What I believe isn’t important. The fact that I can put order to my thoughts, sort them into opinions and fan them into beliefs is hardly impressive. In fact, such thinking is unavoidable. It’s what our highly evolved human brains do. They compare and contrast and judge in an endless attempt to make sense of the world around us. Believing is as automatic as walking or talking or sneezing, and about as noteworthy.
There was a time when I considered my beliefs to be something more than just an assemblage of thoughts. I mistook them for something much more important. I thought they were me.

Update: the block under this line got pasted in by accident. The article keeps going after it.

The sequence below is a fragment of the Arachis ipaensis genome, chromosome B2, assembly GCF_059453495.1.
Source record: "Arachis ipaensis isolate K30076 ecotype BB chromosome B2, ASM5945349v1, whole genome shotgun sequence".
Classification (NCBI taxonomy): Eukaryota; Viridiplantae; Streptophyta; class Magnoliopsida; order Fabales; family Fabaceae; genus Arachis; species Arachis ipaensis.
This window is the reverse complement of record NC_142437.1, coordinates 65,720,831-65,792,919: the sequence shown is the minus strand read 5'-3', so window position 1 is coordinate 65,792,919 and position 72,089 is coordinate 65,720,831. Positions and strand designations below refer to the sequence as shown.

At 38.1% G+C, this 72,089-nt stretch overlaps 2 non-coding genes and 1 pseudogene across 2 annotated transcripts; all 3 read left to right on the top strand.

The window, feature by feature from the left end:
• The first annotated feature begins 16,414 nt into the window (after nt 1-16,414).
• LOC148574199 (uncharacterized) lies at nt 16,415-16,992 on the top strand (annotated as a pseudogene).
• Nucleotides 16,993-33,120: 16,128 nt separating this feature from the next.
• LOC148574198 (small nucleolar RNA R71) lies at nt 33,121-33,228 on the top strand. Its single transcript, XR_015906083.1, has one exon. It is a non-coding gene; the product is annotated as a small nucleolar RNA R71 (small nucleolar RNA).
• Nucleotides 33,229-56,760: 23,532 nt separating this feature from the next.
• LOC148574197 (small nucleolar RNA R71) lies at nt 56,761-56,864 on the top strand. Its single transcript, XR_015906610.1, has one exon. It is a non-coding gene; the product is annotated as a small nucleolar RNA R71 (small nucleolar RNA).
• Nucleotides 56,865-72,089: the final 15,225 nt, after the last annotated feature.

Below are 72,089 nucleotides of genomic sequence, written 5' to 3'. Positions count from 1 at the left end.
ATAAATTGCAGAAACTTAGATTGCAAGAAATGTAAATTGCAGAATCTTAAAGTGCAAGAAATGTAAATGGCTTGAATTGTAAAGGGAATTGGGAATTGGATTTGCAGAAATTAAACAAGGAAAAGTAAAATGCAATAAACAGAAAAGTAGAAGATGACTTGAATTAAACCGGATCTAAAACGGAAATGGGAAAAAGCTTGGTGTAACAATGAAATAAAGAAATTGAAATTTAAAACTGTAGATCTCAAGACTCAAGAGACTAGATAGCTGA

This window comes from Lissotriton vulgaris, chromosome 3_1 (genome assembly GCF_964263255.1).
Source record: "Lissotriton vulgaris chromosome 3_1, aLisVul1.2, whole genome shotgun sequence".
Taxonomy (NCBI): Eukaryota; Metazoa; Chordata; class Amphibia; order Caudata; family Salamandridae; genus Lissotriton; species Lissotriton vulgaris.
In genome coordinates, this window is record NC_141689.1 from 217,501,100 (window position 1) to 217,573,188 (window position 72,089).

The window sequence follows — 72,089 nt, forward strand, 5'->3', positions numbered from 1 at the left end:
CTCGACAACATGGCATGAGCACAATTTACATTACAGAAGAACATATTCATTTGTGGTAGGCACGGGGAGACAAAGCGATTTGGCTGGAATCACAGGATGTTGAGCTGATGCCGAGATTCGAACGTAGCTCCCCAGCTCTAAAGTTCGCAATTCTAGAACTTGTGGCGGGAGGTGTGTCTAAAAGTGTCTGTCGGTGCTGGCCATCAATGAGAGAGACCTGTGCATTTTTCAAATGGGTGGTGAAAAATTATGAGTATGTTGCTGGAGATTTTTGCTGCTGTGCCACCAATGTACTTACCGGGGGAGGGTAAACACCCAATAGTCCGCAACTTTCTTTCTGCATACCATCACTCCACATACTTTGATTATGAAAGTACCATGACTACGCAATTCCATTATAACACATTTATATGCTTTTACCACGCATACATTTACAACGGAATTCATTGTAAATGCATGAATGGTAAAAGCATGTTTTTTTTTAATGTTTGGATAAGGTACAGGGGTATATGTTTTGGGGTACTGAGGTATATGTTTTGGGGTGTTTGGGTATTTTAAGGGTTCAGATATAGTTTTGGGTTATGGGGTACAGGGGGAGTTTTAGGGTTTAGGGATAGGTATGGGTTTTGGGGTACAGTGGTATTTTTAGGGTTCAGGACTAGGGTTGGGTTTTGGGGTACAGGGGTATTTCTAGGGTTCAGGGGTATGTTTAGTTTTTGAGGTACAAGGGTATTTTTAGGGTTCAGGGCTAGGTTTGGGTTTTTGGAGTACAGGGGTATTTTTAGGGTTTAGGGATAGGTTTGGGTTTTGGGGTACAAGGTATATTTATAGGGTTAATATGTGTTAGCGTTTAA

At various times in my life I believed I was a Catholic, a Unitarian, an agnostic and a secular humanist. I was a liberal, a feminist, an environmentalist and a pacifist. I took on new identities in search of a higher self and, down deep, I think, to distance myself from certain vulgarities that characterize the human condition – qualities like greed and aggression. By connecting certain thoughts, by cobbling together new identities, I convinced myself and others that those unwholesome human traits couldn’t possibly define me. They defined thieves and rapists and murderers. I was above all that, and had a portfolio of beliefs to prove it.